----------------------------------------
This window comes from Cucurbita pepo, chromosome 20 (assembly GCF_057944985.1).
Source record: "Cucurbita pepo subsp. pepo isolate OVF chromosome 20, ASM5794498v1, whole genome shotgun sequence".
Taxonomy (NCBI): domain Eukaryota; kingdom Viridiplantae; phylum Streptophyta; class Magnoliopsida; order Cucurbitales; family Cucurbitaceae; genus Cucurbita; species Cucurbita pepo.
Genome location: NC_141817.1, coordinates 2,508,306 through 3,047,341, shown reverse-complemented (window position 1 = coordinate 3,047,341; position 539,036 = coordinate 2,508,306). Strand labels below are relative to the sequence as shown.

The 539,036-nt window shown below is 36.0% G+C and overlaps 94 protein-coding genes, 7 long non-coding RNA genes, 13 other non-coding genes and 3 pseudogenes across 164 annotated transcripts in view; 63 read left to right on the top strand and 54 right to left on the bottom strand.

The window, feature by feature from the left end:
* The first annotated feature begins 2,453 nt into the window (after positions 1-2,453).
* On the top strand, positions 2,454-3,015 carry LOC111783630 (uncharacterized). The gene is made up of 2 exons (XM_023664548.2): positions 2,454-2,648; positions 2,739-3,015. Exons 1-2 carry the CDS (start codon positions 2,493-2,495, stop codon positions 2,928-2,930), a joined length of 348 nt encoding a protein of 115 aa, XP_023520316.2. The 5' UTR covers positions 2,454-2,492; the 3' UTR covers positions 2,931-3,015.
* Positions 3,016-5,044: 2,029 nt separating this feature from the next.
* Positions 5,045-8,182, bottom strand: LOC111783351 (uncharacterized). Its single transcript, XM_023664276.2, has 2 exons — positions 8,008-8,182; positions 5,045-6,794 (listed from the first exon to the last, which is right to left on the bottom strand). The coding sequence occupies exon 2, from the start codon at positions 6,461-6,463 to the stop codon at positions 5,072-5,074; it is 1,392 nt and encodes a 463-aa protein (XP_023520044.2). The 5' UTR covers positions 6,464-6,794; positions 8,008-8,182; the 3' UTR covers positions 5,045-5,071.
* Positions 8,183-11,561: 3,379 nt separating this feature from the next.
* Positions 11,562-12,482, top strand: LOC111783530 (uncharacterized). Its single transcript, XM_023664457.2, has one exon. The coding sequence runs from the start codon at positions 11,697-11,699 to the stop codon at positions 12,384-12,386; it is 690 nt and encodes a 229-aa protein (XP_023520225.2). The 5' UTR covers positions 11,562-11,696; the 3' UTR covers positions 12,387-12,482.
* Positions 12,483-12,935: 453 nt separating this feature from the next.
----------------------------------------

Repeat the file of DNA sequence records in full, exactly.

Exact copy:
This window comes from Cucurbita pepo, chromosome 20 (assembly GCF_057944985.1).
Source record: "Cucurbita pepo subsp. pepo isolate OVF chromosome 20, ASM5794498v1, whole genome shotgun sequence".
Taxonomy (NCBI): domain Eukaryota; kingdom Viridiplantae; phylum Streptophyta; class Magnoliopsida; order Cucurbitales; family Cucurbitaceae; genus Cucurbita; species Cucurbita pepo.
Genome location: NC_141817.1, coordinates 2,508,306 through 3,047,341, shown reverse-complemented (window position 1 = coordinate 3,047,341; position 539,036 = coordinate 2,508,306). Strand labels below are relative to the sequence as shown.

The 539,036-nt window shown below is 36.0% G+C and overlaps 94 protein-coding genes, 7 long non-coding RNA genes, 13 other non-coding genes and 3 pseudogenes across 164 annotated transcripts in view; 63 read left to right on the top strand and 54 right to left on the bottom strand.

The window, feature by feature from the left end:
* The first annotated feature begins 2,453 nt into the window (after positions 1-2,453).
* On the top strand, positions 2,454-3,015 carry LOC111783630 (uncharacterized). The gene is made up of 2 exons (XM_023664548.2): positions 2,454-2,648; positions 2,739-3,015. Exons 1-2 carry the CDS (start codon positions 2,493-2,495, stop codon positions 2,928-2,930), a joined length of 348 nt encoding a protein of 115 aa, XP_023520316.2. The 5' UTR covers positions 2,454-2,492; the 3' UTR covers positions 2,931-3,015.
* Positions 3,016-5,044: 2,029 nt separating this feature from the next.
* Positions 5,045-8,182, bottom strand: LOC111783351 (uncharacterized). Its single transcript, XM_023664276.2, has 2 exons — positions 8,008-8,182; positions 5,045-6,794 (listed from the first exon to the last, which is right to left on the bottom strand). The coding sequence occupies exon 2, from the start codon at positions 6,461-6,463 to the stop codon at positions 5,072-5,074; it is 1,392 nt and encodes a 463-aa protein (XP_023520044.2). The 5' UTR covers positions 6,464-6,794; positions 8,008-8,182; the 3' UTR covers positions 5,045-5,071.
* Positions 8,183-11,561: 3,379 nt separating this feature from the next.
* Positions 11,562-12,482, top strand: LOC111783530 (uncharacterized). Its single transcript, XM_023664457.2, has one exon. The coding sequence runs from the start codon at positions 11,697-11,699 to the stop codon at positions 12,384-12,386; it is 690 nt and encodes a 229-aa protein (XP_023520225.2). The 5' UTR covers positions 11,562-11,696; the 3' UTR covers positions 12,387-12,482.
* Positions 12,483-12,935: 453 nt separating this feature from the next.